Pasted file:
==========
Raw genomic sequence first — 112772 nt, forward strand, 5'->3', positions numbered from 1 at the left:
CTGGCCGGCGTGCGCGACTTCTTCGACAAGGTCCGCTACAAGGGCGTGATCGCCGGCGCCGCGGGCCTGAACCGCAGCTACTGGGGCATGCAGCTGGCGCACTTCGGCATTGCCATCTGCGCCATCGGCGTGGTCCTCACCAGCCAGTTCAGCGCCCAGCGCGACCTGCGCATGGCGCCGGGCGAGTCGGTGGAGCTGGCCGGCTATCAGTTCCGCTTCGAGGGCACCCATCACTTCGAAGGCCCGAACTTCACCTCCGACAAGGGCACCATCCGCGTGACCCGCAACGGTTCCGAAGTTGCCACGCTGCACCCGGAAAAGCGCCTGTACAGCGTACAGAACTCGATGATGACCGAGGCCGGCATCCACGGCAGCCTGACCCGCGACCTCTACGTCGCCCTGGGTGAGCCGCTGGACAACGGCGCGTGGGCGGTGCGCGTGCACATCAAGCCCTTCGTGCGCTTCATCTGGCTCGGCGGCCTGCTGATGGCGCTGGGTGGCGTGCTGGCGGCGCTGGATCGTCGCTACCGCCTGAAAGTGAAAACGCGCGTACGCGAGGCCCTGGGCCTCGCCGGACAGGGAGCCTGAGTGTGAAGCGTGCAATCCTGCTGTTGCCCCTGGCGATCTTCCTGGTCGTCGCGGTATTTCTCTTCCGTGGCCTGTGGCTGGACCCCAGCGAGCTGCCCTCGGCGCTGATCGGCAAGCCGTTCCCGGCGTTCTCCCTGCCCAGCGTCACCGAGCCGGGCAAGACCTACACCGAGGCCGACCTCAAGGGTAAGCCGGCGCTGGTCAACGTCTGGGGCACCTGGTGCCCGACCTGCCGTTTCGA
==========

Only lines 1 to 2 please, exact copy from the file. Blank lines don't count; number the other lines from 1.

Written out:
Raw genomic sequence first — 112772 nt, forward strand, 5'->3', positions numbered from 1 at the left:
CTGGCCGGCGTGCGCGACTTCTTCGACAAGGTCCGCTACAAGGGCGTGATCGCCGGCGCCGCGGGCCTGAACCGCAGCTACTGGGGCATGCAGCTGGCGCACTTCGGCATTGCCATCTGCGCCATCGGCGTGGTCCTCACCAGCCAGTTCAGCGCCCAGCGCGACCTGCGCATGGCGCCGGGCGAGTCGGTGGAGCTGGCCGGCTATCAGTTCCGCTTCGAGGGCACCCATCACTTCGAAGGCCCGAACTTCACCTCCGACAAGGGCACCATCCGCGTGACCCGCAACGGTTCCGAAGTTGCCACGCTGCACCCGGAAAAGCGCCTGTACAGCGTACAGAACTCGATGATGACCGAGGCCGGCATCCACGGCAGCCTGACCCGCGACCTCTACGTCGCCCTGGGTGAGCCGCTGGACAACGGCGCGTGGGCGGTGCGCGTGCACATCAAGCCCTTCGTGCGCTTCATCTGGCTCGGCGGCCTGCTGATGGCGCTGGGTGGCGTGCTGGCGGCGCTGGATCGTCGCTACCGCCTGAAAGTGAAAACGCGCGTACGCGAGGCCCTGGGCCTCGCCGGACAGGGAGCCTGAGTGTGAAGCGTGCAATCCTGCTGTTGCCCCTGGCGATCTTCCTGGTCGTCGCGGTATTTCTCTTCCGTGGCCTGTGGCTGGACCCCAGCGAGCTGCCCTCGGCGCTGATCGGCAAGCCGTTCCCGGCGTTCTCCCTGCCCAGCGTCACCGAGCCGGGCAAGACCTACACCGAGGCCGACCTCAAGGGTAAGCCGGCGCTGGTCAACGTCTGGGGCACCTGGTGCCCGACCTGCCGTTTCGA